Analysing Famous Christmas Tales

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The holiday season is a wonderful time to create lasting memories, and there is no better way to create festive memories than to share classic Christmas stories. A number of authors have been so inspired by the magic of Christmas and the spirit of selfless giving, forgiveness and peace, that they have created heartwarming Christmas stories that demonstrate the significance of the season. While many of these stories have been written for children, people of all ages often enjoy them year after year.

  1. One of the most famous holiday stories is Rudolph the Red-nosed Reindeer which was created by Robert L. May in 1939. The story tells the experiences of Rudolph, a youthful reindeer who possesses an unusual luminous red nose. Mocked and excluded by his peers because of this trait, Rudolph proves himself one Christmas Eve with poor visibility due to bad weather, when Santa Claus sees Rudolph’s nose and asks Rudolph to lead his sleigh for the evening. Rudolph agrees and is finally favored by his fellow reindeer for his heroism and accomplishment.

  2. A newer tale, but a very popular one is How the Grinch Stole Christmas by Dr. Seuss. It follows the Grinch, a grouchy, solitary creature who attempts to put an end to Christmas by stealing Christmas-themed items from the homes of the nearby town Whoville on Christmas Eve, intending to dump all of the Christmas stuff into the abyss. As dawn arrives, the Grinch expects the people in Whoville to let out sorrowful cries, but is confused to hear them singing a joyous Christmas song instead. He is puzzled until he realizes that maybe Christmas means a bit more than just presents and feasting. The reformed Grinch returns to the village to give back all of the Whos’ Christmas stuff and participate in their Christmas feast.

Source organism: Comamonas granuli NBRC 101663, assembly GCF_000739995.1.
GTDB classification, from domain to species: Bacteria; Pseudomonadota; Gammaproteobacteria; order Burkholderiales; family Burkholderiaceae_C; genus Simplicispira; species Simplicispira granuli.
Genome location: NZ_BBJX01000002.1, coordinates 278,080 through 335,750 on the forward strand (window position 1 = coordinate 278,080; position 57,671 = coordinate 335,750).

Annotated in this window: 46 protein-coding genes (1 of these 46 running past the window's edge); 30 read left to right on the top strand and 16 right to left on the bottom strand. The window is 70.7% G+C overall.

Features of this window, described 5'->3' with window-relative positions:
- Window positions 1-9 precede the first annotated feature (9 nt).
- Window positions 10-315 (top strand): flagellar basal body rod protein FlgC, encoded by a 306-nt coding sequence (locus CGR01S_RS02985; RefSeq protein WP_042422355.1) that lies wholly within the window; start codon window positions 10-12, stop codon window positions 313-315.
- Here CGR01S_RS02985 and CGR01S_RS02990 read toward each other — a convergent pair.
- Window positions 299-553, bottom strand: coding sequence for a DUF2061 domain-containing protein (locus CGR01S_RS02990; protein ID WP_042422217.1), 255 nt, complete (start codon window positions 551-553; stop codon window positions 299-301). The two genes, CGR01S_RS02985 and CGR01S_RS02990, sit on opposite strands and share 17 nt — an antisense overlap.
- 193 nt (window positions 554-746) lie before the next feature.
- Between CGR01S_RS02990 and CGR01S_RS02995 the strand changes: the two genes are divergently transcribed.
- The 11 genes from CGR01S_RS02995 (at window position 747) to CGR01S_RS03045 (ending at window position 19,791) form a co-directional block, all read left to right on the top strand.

3. A Christmas Carol by world famous English author Charles Dickens was first released in December of 1843. The story tells stingy Ebenezer Scrooge and his emotional transformation after receiving visits from the Ghosts of Christmas Past, Present and Yet to Come. After their visits, Scrooge is transformed into a kinder, gentler man. The story illustrates the importance of generosity, kindness, and love for those in the community.



  • To Mock: To make fun of; to laugh at.
  • Peer: An equal; someone of the same rank or kind.
  • Trait: A distinguishing quality or characteristic.
  • Grouchy: Irritable and bad-tempered; complaining.
  • Sorrow: A feeling of deep distress caused by loss, disappointment, or other misfortune.
  • Stingy: Unwilling to give or spend; ungenerous.


When analysing a story, consider the following questions:

  1. What is the most important event? Is the plot believable?
  2. How is the setting created? Consider geography, weather, time of day, social conditions, etc.
  3. Who is the narrator or speaker in the story? Does the author speak through the main character?
  4. Who is the main character? Has the author described the characters by physical appearance, thoughts and feelings, and interaction (the way they act towards others)?
  5. How would you describe the main conflict?


  • How does Rudolph prove himself?
  • What makes the Grinch change his mind?
  • What does “A Christmas Carol” teach us?

Welcome to this activity created by Team Leader Mr. Marcos Daza from Reforma Branch. Take note of all the pink words, read the text, watch the video and answer the question in the comment section below.

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